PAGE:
Said another economist, also quoted anonymously, "Just remember the not-so-careful statements about metallurgical companies and the indecisiveness regarding the tax cuts. All this negativity had a strong impact on the investment climate for foreign investors. We entered unprecedented situation because of the concerns regarding [the bankruptcy of] Lehman Brothers and AIG and the consequences for the entire investment and insurance markets."
No news agency in Russia directly linked the market failure to the war in Georgia, despite the fact that a huge outflow of foreign capital followed the recent rise of international tensions in the Caucuses. The usually anti-government newspaper Moskovsky Komsomolets [Moscow Komsomol - not to be confused with the popular tabloid Komsomolskaya Pravda - RB] published a short front page article titled USA is Satisfied with the Failure of the Russian Market and Withdrawal of the Capital from Russia. The MK mocked William Burns, US Undersecretary of State for Political Affairs, for saying that Russian markets were paying for the "unwise decision of the Russian government to invade Georgia." According to Burns, in part due to the war in Georgia, the Russian stock markets lost a third of their value. However, the Russian stock market began its decline well before the war started in August, and was already showing signs of volatility even as global oil prices reached unprecedented levels in July 2008.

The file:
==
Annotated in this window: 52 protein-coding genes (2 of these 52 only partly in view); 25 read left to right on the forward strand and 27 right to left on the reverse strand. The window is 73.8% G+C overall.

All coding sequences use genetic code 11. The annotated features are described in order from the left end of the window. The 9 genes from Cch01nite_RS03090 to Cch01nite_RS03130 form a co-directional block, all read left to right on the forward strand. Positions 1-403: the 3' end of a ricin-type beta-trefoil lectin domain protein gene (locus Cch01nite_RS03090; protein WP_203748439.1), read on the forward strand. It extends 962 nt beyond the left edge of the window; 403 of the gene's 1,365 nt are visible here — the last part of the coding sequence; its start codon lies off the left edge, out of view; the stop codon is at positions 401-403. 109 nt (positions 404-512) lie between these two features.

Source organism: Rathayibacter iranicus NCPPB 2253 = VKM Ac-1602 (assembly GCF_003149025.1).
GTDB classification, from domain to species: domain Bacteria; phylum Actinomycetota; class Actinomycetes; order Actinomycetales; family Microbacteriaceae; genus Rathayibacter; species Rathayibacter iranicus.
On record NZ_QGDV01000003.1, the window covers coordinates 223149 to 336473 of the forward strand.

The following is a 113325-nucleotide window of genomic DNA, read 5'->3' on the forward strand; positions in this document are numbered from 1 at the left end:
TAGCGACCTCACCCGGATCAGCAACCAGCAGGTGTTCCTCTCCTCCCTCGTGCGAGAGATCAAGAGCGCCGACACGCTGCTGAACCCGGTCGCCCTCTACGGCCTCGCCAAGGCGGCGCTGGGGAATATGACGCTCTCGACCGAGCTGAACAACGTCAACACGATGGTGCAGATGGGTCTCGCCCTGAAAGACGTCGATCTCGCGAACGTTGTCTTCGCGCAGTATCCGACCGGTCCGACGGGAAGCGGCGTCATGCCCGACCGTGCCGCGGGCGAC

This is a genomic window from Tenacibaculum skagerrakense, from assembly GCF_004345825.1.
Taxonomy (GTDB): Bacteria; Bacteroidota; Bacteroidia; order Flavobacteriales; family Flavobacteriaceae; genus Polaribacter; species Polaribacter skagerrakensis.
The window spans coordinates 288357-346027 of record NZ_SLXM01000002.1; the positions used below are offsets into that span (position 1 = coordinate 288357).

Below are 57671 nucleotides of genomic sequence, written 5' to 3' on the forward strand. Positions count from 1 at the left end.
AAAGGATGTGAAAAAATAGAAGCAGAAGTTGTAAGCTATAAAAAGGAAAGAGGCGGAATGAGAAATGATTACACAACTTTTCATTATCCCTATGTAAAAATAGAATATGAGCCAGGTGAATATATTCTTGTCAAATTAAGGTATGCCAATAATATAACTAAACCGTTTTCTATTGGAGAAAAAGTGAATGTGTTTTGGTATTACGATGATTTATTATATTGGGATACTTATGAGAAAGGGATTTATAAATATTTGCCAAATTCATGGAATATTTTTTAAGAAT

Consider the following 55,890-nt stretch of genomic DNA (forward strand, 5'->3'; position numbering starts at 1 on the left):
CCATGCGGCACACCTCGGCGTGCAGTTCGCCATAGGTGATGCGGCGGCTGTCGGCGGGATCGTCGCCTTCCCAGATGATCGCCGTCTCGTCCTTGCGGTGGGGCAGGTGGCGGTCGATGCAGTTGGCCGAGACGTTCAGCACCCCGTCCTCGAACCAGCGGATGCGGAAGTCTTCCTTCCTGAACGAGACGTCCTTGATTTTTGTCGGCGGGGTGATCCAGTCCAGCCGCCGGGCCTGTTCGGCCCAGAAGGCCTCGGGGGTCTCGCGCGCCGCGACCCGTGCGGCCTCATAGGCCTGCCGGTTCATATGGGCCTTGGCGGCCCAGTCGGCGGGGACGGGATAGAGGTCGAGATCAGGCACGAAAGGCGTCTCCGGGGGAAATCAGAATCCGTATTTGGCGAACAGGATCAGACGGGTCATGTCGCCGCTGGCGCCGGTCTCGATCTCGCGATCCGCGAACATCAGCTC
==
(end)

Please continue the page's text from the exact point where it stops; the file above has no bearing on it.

Most Russian media seem to regard the market failure as a combined result of the financial crisis in America and controversial statements of the Russian government regarding metallurgic companies and oil industry tax cuts -- not the war. In the United States the subject of the Russia's market collapse was not much in the news at all, buried under the flood of news from a closely contested presidential election and Wall Street's own problems.
Prime Minister Vladimir Putin said that the government had been preparing for this type of economic emergency, and he was convinced that Russian economic reserves and governmental emergency measures will calm the markets down fast.
The reaction from Russian members of parliament was much more colorful than from the reserved Russian media and Putin. An MP, who also happens to be one of the biggest Russian entrepreneurs, and who insisted to the newspaper that he stay anonymous, advised everyone to "quickly cash out your checking accounts. We're talking about a matter of hours!" There were other MPs sharing his position, but only off the record and in off the cuff hallway conversations.